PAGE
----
New Chief Engineer role connects policy, research, engineering practice
Connecting policy, research and engineering practice between agencies is a “massive step” in improving building resilience in New Zealand, says Dr Ken Elwood, who was recently appointed as Chief Engineer by the Earthquake Commission (EQC) and the Ministry of Business, Innovation and Employment (MBIE).The engineering professor at the University of Auckland hopes the new position will strengthen the relationships between industry, relevant academic and research organisations, as well as EQC and MBIE, whilst also bringing a strategic lens to resilience strategies, direction and sector wide initiatives
Already Dr Elwood has started conversations with Structural Engineering Society of New Zealand, New Zealand Society for Earthquake Engineering, New Zealand Geographical Society, MBIE and EQC to explore possible improvements to how engineers assess the expected seismic performance of existing buildings and design suitable retrofits.
Dr Elwood will also be the keynote speaker at this week’s New Zealand Society for Earthquake Engineering Conference(external link), from April 27 – 29, where he is addressing the evolution of building design since the Christchurch earthquakes.
EQC’s Chief Resilience Officer Dr Jo Horrocks has high hopes for what EQC and MBIE can do together.
“Developing constructive partnerships and enduring relationships will provide a far more collaborative approach to informing and driving risk-reduction activities in New Zealand,” says Dr Horrocks who admits that it has been a battle to get natural hazard resilience embedded in all aspects of decision-making for our communities.
“Through the work that Ken is doing, it is my hope that we will bring science, policy and practice closer together to solve some of the key challenges facing New Zealand’s disaster resilience,” she says.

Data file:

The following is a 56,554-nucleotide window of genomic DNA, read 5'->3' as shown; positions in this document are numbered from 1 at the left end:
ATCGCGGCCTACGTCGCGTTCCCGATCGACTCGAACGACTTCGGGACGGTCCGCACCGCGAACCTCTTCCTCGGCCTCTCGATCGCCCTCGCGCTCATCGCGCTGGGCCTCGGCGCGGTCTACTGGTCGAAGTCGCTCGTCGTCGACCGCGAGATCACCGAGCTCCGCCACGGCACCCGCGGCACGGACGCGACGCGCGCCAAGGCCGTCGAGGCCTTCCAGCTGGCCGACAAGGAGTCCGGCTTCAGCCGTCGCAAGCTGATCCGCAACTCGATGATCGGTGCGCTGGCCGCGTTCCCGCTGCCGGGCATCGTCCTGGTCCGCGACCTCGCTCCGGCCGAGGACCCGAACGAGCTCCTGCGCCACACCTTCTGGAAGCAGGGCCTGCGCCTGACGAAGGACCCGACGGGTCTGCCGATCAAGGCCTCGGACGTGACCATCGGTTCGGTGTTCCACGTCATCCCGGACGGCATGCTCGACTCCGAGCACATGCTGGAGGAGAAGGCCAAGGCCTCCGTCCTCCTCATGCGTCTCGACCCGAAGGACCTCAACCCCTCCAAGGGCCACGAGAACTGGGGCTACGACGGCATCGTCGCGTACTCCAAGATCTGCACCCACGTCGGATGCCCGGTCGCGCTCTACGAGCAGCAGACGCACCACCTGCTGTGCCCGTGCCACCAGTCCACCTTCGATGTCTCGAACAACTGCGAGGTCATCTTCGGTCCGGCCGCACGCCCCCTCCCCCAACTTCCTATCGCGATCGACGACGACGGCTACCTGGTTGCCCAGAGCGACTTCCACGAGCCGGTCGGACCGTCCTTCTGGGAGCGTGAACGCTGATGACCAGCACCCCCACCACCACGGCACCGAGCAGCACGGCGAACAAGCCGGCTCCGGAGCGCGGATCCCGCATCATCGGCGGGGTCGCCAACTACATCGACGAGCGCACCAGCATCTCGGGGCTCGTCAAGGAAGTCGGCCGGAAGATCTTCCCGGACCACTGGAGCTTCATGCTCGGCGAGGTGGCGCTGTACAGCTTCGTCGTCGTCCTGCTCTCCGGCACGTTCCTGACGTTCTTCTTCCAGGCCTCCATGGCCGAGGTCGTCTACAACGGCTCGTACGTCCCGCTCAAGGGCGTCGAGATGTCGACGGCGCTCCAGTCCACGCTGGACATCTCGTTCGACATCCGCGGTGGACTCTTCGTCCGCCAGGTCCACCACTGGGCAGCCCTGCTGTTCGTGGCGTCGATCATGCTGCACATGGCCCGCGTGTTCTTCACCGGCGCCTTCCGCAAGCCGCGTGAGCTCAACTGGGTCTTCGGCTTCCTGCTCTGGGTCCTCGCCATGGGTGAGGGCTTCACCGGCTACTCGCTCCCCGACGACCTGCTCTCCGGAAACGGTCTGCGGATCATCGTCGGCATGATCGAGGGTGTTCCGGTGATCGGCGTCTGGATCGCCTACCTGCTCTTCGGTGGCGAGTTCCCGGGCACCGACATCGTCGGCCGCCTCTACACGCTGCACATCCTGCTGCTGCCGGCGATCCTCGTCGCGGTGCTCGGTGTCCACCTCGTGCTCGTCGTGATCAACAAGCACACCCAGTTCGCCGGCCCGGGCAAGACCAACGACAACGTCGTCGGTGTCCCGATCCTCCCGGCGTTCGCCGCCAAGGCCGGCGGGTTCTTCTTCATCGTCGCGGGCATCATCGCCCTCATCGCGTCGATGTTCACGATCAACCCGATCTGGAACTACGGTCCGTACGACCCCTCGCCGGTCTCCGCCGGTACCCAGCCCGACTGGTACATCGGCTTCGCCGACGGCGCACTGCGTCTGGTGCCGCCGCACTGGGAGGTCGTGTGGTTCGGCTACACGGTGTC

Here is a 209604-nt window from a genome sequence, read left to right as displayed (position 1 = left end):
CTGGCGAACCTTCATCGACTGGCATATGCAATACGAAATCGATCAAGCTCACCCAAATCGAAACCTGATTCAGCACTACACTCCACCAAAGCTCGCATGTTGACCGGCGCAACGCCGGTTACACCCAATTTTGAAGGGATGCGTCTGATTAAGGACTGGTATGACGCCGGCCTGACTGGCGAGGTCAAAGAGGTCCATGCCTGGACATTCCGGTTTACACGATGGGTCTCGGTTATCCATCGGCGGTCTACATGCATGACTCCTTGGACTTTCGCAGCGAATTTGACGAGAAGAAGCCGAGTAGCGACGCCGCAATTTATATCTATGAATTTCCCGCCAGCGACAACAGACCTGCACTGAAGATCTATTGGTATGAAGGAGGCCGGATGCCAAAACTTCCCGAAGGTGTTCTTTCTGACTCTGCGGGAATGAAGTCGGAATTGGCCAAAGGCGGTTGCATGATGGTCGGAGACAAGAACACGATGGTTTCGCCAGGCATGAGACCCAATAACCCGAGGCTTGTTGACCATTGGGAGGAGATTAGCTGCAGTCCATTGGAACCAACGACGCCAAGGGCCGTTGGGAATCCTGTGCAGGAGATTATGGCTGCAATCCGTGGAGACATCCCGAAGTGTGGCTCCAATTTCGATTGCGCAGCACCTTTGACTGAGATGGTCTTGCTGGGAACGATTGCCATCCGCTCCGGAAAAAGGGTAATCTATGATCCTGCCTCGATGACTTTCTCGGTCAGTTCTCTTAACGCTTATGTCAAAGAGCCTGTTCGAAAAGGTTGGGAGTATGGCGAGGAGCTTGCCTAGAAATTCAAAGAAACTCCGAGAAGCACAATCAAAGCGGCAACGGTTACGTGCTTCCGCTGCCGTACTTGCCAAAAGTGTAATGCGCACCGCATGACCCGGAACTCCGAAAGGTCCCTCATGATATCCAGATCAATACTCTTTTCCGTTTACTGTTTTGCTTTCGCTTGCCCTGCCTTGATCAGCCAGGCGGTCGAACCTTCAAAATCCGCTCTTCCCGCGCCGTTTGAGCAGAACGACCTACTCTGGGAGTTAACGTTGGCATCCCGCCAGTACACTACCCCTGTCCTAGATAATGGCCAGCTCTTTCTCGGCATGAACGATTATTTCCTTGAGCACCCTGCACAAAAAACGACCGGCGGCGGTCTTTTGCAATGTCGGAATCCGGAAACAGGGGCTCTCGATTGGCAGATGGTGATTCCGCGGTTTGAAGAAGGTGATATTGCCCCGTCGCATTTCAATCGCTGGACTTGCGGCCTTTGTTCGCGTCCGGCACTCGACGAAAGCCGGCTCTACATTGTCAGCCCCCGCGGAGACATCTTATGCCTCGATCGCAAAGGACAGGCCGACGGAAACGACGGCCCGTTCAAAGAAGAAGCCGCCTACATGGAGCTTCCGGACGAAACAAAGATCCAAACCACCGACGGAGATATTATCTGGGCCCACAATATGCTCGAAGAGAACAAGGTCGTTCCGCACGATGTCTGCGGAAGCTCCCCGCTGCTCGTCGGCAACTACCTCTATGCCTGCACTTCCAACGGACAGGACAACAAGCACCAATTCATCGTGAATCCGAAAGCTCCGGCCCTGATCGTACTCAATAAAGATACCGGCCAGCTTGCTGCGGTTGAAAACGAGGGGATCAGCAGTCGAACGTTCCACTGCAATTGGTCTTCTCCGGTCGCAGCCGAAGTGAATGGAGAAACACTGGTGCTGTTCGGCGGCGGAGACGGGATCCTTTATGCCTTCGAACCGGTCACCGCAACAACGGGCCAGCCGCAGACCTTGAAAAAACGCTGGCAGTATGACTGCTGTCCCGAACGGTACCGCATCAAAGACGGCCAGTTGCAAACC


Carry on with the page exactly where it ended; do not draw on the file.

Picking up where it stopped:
EQC and MBIE have a shared objective to increase the resilience of New Zealand’s buildings and reduce the impact of natural hazards on people and property.
“The purpose of this dual-agency position is to act as a key champion of resilience, but also bring in research that’s practical and beneficial to back policy that works,” says Dr Elwood.
Dr Elwood aims to bring the right people together to address critical challenges, work on solutions and initiatives, and better position New Zealand’s construction environment for the future.
“It’s important to recognise that improving building resilience needs more than just best practice or minimum guidelines. I believe this position is a massive step towards that for the industry,” says Dr Elwood.
“Collaboration between EQC and MBIE on previous building resilience projects has been successful, including the ongoing revision of the National Seismic Hazard Model (NSHM).”
Dr Elwood is no stranger to the natural hazards we face in New Zealand, having experienced the Christchurch earthquake in 2011 first-hand. Since then, he has pursued research to help support earthquake risk reduction.
“It was a life-changing experience in many different ways, and it has definitely impacted me as a researcher.”
Elwood says that science is always evolving and while the intentions of researchers, policy makers and engineers are good, they understandably concentrate on their individual areas.
“Also, sometimes it’s like everyone is speaking another language and important things get lost in translation.
“A role like this can broker end-to-end knowledge sharing and collaboration from science to policy to practice, helping to produce practical standards and guidelines that improve building resilience in the real world,” says Dr Elwood.
The new Chief Engineer says his top priorities include the Seismic Risk Work Programme.
This programme involves working with Kiwi earthquake engineering experts to assess possible changes to the Building Code and supporting documents in response to new knowledge of the likelihood of earthquakes across New Zealand from the NSHM to be released in 2022 – it will also lead to building code updates in late 2023 and 2025.
Always seeking to work at the cutting edge of research and engineering practice, Canadian-born Dr Elwood has served as a member of several international code committees and currently sits on the American Concrete Institute Building Code Committee.